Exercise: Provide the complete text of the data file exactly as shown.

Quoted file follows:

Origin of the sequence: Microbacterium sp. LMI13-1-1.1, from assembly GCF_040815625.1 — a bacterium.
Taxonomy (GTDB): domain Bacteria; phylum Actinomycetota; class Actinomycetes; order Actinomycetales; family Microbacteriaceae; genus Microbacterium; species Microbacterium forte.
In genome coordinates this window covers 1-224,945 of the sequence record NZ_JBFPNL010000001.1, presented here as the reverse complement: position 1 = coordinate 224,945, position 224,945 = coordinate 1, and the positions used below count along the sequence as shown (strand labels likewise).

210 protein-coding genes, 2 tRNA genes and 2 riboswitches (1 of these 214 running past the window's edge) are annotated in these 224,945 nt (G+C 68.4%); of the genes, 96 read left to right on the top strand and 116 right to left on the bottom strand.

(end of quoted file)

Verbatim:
Origin of the sequence: Microbacterium sp. LMI13-1-1.1, from assembly GCF_040815625.1 — a bacterium.
Taxonomy (GTDB): domain Bacteria; phylum Actinomycetota; class Actinomycetes; order Actinomycetales; family Microbacteriaceae; genus Microbacterium; species Microbacterium forte.
In genome coordinates this window covers 1-224,945 of the sequence record NZ_JBFPNL010000001.1, presented here as the reverse complement: position 1 = coordinate 224,945, position 224,945 = coordinate 1, and the positions used below count along the sequence as shown (strand labels likewise).

210 protein-coding genes, 2 tRNA genes and 2 riboswitches (1 of these 214 running past the window's edge) are annotated in these 224,945 nt (G+C 68.4%); of the genes, 96 read left to right on the top strand and 116 right to left on the bottom strand.